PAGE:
For infants requiring CM elimination, all guidelines on the management of CMA recommend continued breast feeding, with the mother avoiding all dairy products, as the ideal nutrition [1][2][3][4][6][7][8][36][75][76][77][78]. A maternal CMP elimination diet during breast feeding requires close supervision and support to protect the nutritional safety of both mother and baby, in accordance with published guidelines [5]. When human milk is not available or it is insufficient, extensively hydrolysed CM formula, rice hydrolysate or amino acid formula are recommended for the management of CMA [36]. Hypoallergenic formulas may vary for protein source and content, method and degree of hydrolysis and additional components, which affect tolerance and efficacy [36][79]. In formula-fed infants with food-allergic motility disorders, the use of extensively hydrolysed formulas has been shown to be effective [79]. Amino acid-based formula can be used if symptoms persist on extensively hydrolysed cow’s milk protein-based formula or if GI symptoms are associated with malabsorption and faltering growth [80]. This may also be required in infants whose symptoms were present while breastfed, if feeding with hydrolysed formula failed [81]. In the countries where soy formula is available, it may be considered for infants with CMA older than 6 months [1][3][4][6][7][82][83][84]. However, soy may exacerbate GI manifestations, as concomitant allergy with CMA has been reported in 10–15% of cases [85]. Rice hydrolysate formula is also a suitable alternative to CM-based hydrolysed formulas. Other plant-based milk alternatives are not nutritionally complete, and they are contraindicated as cows’ milk substitutes in infants [36][79].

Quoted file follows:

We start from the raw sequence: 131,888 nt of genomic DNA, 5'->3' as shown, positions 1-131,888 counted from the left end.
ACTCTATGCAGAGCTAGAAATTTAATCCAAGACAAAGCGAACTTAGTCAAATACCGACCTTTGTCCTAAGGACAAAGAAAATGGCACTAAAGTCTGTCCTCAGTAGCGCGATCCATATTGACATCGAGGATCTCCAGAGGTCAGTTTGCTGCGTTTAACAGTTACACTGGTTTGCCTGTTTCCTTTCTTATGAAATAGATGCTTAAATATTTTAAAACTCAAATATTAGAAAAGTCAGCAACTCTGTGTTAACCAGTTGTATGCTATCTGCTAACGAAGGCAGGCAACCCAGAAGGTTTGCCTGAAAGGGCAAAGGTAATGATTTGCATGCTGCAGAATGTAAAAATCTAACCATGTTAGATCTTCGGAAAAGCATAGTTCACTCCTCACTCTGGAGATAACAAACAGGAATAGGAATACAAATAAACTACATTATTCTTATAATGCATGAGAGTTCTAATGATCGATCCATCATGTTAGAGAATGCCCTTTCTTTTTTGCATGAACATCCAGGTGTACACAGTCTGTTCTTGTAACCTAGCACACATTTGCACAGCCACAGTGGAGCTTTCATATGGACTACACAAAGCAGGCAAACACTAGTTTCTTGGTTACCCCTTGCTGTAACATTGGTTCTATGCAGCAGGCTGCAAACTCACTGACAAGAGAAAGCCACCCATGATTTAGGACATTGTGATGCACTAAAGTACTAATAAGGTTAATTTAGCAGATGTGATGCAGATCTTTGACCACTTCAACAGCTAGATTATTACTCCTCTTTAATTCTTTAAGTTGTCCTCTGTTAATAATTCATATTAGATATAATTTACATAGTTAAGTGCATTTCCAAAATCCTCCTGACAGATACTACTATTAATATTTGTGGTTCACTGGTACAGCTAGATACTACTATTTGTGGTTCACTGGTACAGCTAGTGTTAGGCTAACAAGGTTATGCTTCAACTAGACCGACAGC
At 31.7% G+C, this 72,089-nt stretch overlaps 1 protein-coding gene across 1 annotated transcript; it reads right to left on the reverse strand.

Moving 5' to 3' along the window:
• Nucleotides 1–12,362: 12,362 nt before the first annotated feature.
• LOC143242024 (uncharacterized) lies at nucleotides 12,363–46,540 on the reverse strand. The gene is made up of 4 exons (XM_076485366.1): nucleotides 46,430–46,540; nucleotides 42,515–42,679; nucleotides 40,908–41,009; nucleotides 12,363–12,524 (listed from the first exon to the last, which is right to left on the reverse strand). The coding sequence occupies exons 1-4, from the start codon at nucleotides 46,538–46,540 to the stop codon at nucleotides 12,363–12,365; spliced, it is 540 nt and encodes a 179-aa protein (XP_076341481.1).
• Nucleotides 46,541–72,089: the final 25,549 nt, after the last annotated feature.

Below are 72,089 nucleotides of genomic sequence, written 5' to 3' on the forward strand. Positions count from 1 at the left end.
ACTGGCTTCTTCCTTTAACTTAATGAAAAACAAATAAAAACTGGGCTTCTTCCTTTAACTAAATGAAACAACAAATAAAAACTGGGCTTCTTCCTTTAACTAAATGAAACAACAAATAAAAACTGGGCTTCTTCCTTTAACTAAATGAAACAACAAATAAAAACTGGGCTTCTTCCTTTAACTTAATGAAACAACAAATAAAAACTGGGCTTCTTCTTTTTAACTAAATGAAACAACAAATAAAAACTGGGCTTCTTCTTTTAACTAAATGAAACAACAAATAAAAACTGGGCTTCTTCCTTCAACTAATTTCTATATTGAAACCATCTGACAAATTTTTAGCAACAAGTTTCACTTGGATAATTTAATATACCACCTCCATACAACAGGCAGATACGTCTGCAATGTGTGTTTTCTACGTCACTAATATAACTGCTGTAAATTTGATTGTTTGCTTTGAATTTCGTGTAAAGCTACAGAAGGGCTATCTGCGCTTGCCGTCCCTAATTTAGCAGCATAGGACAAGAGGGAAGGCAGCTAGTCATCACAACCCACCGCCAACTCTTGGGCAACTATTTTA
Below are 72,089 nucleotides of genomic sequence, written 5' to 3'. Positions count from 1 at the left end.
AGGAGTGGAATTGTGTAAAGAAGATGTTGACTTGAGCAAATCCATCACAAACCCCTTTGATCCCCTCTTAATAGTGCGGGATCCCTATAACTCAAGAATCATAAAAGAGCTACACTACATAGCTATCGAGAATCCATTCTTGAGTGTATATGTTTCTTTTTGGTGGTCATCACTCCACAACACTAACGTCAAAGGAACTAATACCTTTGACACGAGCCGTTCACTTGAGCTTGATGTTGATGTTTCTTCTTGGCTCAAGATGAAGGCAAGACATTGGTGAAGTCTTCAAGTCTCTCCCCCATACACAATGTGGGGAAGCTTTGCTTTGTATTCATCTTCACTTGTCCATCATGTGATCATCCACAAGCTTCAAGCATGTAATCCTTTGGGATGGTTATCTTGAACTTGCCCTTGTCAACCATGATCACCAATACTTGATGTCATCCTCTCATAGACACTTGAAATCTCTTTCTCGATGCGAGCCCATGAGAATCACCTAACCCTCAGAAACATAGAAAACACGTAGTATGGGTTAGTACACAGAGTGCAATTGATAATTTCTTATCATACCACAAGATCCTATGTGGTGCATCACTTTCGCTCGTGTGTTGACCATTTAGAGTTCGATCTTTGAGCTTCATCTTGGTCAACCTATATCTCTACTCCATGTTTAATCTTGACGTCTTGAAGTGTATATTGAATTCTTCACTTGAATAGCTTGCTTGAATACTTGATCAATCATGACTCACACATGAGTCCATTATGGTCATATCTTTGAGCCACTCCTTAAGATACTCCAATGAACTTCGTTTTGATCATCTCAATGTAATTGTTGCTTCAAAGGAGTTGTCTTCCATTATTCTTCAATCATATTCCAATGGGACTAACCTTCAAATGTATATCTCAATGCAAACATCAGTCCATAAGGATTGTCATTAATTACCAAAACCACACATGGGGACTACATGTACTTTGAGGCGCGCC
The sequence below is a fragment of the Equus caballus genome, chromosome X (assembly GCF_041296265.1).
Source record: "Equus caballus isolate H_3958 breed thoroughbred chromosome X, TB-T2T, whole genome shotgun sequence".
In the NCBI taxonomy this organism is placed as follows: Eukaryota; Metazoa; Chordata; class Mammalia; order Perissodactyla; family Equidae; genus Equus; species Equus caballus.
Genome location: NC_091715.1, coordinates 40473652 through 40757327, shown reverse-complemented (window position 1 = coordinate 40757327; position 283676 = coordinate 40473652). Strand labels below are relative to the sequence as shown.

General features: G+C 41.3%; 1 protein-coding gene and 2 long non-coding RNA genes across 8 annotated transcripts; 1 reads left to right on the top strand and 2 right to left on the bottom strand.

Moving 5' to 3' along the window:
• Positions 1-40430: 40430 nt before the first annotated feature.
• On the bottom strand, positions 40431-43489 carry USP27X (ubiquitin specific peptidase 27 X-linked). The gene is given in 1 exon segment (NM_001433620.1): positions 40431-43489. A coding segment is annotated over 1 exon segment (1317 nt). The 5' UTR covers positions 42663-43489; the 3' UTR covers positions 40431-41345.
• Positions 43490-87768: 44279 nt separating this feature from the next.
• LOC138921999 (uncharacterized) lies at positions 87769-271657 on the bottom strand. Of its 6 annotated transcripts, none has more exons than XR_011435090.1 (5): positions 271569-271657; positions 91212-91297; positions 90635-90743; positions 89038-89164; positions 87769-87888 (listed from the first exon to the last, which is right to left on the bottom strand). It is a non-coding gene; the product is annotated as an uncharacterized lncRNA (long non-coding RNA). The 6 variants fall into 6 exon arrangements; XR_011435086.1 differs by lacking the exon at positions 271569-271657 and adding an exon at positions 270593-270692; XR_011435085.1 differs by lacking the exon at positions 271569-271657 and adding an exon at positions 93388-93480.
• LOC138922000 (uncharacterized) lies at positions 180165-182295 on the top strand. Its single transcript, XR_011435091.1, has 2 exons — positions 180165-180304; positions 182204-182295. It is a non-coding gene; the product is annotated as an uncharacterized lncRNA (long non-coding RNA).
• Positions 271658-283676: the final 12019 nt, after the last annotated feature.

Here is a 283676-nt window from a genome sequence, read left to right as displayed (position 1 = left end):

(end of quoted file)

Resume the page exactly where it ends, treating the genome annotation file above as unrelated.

The direct effect of hydrolysed proteins on gastrointestinal motility has been considered. A number of studies indicated that source protein (casein vs. whey) and degree of hydrolysis (intact protein vs. partial or extensively hydrolysed protein) may influence gastric emptying time [79][86]. Conversely, very limited data have been published on the effect of different proteins on intestinal motility. The modulatory effects on colonic motility of bovine whey and casein milk protein hydrolysates were tested in an ex vivo rat model [87]. Intestinal propagation frequency was decreased by casein protein hydrolysate, increased by a combination of 60% whey to 40% casein hydrolysate and unaffected by intact whey proteins [87].

    No difference in stool consistency and frequency was found when a partially hydrolysed CM formula (hydrolysed whey/intact casein = 63/37) was used in healthy term infants [88] compared to an intact CMP formula (whey/casein = 61/39). Both groups of formula-fed infants had significantly fewer evacuations per day than breastfed infants. The colour and the volume of the stools of infants fed the hydrolysed formula resembled those of breastfed infants [88].

    Most children with FA-C respond to elimination of CMP alone. Step up to oligoantigenic diet only benefits a minority. Step up to multiple food elimination may be considered in non-responders to CMP elimination, if justified by the severity or persistence of symptoms, particularly in young children with atopic comorbidities. A multiple food elimination diet requires close medical and dietetic support to optimize adherence and nutrition [89][90].